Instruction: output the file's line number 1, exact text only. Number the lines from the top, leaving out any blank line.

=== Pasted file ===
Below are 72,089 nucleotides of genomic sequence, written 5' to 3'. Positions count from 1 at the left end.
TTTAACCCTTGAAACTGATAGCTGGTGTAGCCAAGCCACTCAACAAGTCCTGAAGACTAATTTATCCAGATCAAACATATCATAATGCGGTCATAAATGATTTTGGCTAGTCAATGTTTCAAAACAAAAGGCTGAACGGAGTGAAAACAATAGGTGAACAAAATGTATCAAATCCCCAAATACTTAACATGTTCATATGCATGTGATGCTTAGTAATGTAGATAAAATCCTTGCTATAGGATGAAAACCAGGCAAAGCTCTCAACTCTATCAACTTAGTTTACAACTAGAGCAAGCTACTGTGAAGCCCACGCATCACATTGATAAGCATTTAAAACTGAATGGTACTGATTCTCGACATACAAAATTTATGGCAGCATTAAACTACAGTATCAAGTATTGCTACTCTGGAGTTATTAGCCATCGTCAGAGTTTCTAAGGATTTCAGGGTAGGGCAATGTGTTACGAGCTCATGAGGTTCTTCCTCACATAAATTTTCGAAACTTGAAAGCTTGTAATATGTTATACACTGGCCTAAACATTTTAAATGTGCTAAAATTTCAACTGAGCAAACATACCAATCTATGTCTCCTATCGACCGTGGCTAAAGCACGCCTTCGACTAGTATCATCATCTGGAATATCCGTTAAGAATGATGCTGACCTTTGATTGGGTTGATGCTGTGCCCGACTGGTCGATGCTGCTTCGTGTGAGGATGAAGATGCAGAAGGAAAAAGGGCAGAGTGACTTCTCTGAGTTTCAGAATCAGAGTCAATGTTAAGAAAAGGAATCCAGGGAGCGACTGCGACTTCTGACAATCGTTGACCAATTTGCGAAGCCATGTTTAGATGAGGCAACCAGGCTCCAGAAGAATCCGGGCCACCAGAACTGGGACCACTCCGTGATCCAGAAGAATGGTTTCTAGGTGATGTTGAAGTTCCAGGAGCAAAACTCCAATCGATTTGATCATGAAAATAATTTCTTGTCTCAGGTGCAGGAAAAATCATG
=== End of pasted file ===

Below are 72,089 nucleotides of genomic sequence, written 5' to 3'. Positions count from 1 at the left end.